This was always going to be a big offseason for the Golden State Warriors. At the very least Kevin Durant, Klay Thompson and Kevon Looney were all ticketed for free agency — that all three ended up some level of injured in the NBA Finals only threw things into further disarray.
Given their complicated injury situation, the picture of next year has become even hazier. That’s why we’ll do what we can to sort through the coming machinations.
This is particularly important for a Warriors team that will almost certainly be over the salary cap. As a result, the only money they’ll be able to use to add players from outside the organization is the $5.7 million taxpayer’s mid-level exception.
Starting with the obvious — Stephen Curry is mid-super max and utterly entrenched. Draymond Green is entering the final year of what amounts to a bargain contract, earning $18.5 million, and though his long-term future with the Warriors is very much in question he is all but certain to be here throughout next season.
Almost equally likely to be on the roster are Damian Jones in the final year of his rookie deal at $2.3 million, Jacob Evans in year two of his rookie deal and Alfonzo McKinnie is likely as good a bargain as they’ll find on his bargain basement team option.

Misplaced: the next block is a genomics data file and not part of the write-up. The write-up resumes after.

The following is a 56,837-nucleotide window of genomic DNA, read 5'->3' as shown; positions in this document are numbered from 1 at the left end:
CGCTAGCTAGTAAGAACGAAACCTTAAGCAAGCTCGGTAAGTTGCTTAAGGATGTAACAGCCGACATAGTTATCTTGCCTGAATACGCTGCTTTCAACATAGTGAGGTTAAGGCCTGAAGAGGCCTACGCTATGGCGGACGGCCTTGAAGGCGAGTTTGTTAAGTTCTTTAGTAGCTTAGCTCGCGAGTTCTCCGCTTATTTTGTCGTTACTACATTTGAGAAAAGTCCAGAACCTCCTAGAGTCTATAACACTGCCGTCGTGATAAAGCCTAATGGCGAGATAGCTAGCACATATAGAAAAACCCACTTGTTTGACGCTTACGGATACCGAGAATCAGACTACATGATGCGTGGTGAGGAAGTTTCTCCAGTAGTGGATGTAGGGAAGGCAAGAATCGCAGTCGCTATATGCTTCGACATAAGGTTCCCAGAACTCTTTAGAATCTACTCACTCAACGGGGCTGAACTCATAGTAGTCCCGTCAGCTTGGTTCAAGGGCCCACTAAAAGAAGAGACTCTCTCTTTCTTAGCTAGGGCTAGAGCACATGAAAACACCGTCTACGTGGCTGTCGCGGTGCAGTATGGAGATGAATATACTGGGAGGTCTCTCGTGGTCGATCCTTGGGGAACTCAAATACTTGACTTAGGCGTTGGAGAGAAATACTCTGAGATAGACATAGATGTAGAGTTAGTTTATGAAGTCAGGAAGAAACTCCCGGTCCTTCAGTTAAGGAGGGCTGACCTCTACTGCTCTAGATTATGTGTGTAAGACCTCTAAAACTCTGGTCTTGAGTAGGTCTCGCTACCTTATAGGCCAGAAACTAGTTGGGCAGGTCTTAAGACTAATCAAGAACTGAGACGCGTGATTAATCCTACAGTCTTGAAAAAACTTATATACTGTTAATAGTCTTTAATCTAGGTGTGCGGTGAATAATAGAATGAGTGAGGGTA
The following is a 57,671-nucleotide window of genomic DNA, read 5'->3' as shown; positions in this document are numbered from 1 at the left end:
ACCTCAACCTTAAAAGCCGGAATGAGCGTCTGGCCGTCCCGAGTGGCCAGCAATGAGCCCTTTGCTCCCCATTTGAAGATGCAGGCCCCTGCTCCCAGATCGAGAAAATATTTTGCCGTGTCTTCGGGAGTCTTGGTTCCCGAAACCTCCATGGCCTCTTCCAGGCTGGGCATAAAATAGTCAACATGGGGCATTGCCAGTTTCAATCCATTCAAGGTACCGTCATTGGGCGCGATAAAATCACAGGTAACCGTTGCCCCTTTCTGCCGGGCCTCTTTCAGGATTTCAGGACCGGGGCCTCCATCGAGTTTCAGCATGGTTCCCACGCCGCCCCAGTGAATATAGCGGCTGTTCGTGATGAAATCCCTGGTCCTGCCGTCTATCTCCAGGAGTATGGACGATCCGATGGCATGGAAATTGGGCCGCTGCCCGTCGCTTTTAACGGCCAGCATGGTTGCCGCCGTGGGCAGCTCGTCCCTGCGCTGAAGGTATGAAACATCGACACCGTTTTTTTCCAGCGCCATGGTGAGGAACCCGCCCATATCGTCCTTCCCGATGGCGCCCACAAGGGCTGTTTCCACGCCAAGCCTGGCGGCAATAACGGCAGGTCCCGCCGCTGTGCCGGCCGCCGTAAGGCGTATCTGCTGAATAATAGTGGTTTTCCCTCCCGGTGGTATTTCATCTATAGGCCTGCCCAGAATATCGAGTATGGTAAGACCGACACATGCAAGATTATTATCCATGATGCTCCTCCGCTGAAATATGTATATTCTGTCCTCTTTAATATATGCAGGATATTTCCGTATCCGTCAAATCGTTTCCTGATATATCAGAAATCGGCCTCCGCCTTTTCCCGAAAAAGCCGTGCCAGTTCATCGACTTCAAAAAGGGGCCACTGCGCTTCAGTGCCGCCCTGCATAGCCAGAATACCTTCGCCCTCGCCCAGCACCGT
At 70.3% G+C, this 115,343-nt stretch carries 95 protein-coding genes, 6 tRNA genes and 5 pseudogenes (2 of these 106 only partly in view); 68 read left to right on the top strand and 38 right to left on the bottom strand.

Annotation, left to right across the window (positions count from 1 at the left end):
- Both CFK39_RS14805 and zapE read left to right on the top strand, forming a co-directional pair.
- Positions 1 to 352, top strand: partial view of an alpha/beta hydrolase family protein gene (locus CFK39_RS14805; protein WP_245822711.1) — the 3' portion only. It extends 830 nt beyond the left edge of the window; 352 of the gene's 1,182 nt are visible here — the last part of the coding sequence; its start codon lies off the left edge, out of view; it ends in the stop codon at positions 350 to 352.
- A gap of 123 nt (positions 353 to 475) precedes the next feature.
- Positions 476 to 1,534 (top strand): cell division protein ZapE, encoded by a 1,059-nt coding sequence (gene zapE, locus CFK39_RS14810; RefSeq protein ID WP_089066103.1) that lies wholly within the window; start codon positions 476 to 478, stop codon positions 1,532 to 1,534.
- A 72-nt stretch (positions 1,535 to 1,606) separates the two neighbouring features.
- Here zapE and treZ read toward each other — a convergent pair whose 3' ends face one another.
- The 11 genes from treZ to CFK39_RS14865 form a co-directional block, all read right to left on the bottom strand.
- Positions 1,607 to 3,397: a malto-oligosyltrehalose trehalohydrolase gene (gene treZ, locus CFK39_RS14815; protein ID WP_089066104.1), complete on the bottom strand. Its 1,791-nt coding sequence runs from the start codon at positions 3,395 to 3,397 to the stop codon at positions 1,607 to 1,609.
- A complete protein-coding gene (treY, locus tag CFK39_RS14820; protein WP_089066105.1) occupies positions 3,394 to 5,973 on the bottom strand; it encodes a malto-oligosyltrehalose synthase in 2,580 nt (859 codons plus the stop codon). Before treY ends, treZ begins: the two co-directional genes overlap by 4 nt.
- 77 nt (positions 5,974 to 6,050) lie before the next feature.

Andre Iguodala’s situation is marginally more complicated, but in the final year of a deal that will pay him $17.2 million for his efforts it’s hard to see him going anywhere. The Warriors have not forgotten that Iguodala’s arrival was a turning point for the organization and his interest in playing elsewhere is probably limited.
The definite goners — Jonas Jerebko, coming off of a pretty miserable season, and Australia-bound Andrew Bogut. Sad to say the list also includes Shaun Livingston, whose legs no longer appear capable of holding up through an NBA season. If he doesn’t retire, the Warriors can buy him out for a mere $2 million.
There are two restricted free agents in play, meaning the team can issue a small qualifying offer that would allow them to match any deal presented to the player on the open market. In Quinn Cook’s case it seems likely that the Warriors would do just that, provided a reasonable price.
The other is Jordan Bell, whose on- and off-court contributions make him far less of a sure thing. If he actually gets a decent contract offer, I wouldn’t be surprised to see the Warriors let him walk.
Curry’s brother-in-law Damion Lee, a two-way player, is technically a free agent. Unless he gets a significant offer elsewhere, he should get a minimum deal to stay in the family.